A playground owner records the findings after installation of the new poured-in-place rubber surface.

 

Poured in Place Rubber (PIP)
Accessibility deficiencies at PIP sites were commonly found in areas where the granules from the top layer had started flaking off. This flaking condition has been linked to either inadequate ratio of bonding agent to granules when mixed on site; and/or failure of the bonding agent to properly cure when installed at 40 degrees Fahrenheit and falling. The manufacturer installation instructions show the preferred atmospheric temperature for installation to be 40 degrees Fahrenheit and rising. Left unattended over time, areas where the top granular layer has flaked away can lead to non-compliant clear ground space at play equipment such as swings, transfer systems and the egress of slides. Deficiencies related to installation methods may not become evident for months or even years. Thus, it is necessary for the playground owner to prepare for these situations prior to purchase through the terms of the warranty and/or specified funds for maintenance.

Tiles (TIL)
The NCA study identified accessibility deficiencies with TIL most often related to puncture holes ranging from .50 inches to more than 2 inches in diameter and locations where the seams had started to shift or buckle creating openings and changes in level along the accessible route. The puncture holes may be products of intentional vandalism or unintentional damage from users stepping on rocks and other foreign objects with enough force to penetrate the surface. Loose particles are also known for lodging in the TIL seams causing separation at the seams. Left unattended, the particles can lodge so deep in the seams that the adhesive can degrade and the TIL can separate from the concrete subsurface. As the product continues to age, instances of cracking have been identified where either the subsurface or structural integrity of the surface product is compromised. Because TIL are made from rubber product, the surface should continue to be monitored throughout its life cycle for its ability to meet the impact attenuation requirements of ASTM F1292.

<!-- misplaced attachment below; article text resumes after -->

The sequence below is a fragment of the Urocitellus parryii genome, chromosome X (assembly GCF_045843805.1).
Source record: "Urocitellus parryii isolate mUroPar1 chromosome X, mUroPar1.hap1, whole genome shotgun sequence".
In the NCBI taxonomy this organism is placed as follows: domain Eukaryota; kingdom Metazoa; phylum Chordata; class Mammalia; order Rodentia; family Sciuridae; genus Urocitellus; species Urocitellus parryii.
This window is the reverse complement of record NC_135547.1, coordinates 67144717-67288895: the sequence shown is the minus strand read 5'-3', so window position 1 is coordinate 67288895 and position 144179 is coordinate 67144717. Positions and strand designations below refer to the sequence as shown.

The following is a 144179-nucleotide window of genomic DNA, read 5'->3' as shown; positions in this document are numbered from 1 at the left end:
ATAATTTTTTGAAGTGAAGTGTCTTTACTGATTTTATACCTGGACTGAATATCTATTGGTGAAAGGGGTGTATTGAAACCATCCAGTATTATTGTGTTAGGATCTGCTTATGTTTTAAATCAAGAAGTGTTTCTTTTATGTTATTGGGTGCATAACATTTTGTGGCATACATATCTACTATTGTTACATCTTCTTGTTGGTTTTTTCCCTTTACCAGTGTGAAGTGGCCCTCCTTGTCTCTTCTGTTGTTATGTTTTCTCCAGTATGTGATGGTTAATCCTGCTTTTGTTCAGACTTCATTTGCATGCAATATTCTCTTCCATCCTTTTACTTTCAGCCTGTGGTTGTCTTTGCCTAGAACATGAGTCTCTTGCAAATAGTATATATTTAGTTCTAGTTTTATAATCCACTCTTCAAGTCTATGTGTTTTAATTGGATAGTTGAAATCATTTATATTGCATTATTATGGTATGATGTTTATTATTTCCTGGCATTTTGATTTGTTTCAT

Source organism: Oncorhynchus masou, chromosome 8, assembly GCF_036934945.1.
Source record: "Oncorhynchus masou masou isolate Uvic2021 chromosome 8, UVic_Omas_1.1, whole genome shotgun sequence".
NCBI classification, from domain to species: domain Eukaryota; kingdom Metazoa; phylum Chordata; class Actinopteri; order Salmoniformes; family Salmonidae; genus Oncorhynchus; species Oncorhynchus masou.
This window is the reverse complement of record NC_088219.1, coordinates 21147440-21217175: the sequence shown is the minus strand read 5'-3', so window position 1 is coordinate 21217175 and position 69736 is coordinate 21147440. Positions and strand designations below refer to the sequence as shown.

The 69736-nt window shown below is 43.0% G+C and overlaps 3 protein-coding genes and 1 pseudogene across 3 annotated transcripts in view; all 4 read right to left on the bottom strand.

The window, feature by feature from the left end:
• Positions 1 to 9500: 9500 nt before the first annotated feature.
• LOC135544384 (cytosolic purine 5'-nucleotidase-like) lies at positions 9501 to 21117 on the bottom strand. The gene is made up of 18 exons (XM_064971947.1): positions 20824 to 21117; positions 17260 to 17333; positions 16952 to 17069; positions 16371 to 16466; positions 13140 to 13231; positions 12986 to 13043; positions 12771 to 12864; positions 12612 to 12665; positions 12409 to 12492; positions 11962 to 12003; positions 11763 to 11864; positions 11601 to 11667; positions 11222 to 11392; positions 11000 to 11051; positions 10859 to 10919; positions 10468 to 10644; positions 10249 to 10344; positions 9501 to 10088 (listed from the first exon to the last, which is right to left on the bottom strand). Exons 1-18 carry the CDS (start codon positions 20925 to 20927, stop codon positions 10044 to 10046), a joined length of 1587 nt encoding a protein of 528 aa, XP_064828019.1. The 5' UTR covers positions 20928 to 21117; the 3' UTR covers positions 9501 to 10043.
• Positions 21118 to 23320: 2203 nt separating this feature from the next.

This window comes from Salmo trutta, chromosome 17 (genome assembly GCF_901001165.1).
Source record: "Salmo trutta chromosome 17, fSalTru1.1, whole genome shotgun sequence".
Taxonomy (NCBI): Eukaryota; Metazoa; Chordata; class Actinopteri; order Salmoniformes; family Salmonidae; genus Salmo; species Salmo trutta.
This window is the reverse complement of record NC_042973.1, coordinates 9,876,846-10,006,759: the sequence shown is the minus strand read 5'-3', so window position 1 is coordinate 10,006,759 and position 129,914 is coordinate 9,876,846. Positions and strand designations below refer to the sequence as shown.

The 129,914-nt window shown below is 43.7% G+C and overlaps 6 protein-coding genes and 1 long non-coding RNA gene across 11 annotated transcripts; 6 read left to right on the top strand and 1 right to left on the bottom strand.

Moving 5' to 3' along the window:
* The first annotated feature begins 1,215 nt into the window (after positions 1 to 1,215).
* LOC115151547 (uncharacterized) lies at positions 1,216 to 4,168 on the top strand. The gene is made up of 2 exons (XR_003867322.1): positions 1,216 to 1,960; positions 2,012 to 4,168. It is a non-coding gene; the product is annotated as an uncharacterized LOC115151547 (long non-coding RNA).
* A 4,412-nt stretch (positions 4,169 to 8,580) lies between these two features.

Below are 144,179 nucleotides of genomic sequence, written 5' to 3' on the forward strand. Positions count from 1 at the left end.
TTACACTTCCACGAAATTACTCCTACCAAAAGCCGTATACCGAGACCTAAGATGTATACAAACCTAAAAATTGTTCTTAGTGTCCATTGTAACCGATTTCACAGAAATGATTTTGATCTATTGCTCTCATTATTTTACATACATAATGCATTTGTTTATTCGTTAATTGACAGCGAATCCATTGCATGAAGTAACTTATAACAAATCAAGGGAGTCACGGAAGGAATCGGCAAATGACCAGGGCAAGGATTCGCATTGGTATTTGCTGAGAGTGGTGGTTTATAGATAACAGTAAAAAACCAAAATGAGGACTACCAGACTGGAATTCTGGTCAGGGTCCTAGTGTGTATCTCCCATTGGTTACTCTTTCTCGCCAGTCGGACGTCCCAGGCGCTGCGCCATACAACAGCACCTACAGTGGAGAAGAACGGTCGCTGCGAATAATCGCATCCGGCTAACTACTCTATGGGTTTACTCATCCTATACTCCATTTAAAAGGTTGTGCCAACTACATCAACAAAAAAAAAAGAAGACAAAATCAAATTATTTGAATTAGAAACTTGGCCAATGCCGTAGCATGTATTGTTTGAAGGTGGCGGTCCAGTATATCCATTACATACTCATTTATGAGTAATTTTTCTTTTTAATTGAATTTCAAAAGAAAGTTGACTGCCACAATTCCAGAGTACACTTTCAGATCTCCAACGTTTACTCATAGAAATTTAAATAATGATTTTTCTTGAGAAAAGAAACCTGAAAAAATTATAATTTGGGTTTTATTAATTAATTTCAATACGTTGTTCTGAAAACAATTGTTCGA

Engineered Wood Fiber (EWF)
Sites installed with EWF were found to have the highest number of accessibility deficiencies within the first year of installation. Because EWF is a loose fill surface, it is frequently observed with accessibility deficiencies related to running slope, cross slope and change in level. EWF has been observed with undulation across the horizon of the surface area. The undulating surface material creates changes in level, running and cross slopes exceeding the maximum allowable standards resulting in non-compliant accessible routes to play components. It is critical for the manufacturer/supplier and the playground owner to communicate the process for installation. In most instances it is necessary for the loose material to be installed in layers, watered and compacted in order to achieve an accessible route and level clear ground space at equipment. Some playground owners consider the installation of EWF as an opportunity to use volunteers to assist in compaction by running drum roller teams across the surface area.

Hybrid Surface Systems (HYB)
Two of the three different types of HYB systems (outdoor carpet and artificial grass) were installed by contractors representing the manufacturers. These surface systems required installers experienced with laying the sub-surface, adjoining seams, and affixing the surface material to the border. Separation at the seams appeared to be the most prevalent concern following installation. Repairs to seams must be made by the contractor and costs are dependent upon the terms of the product warranty.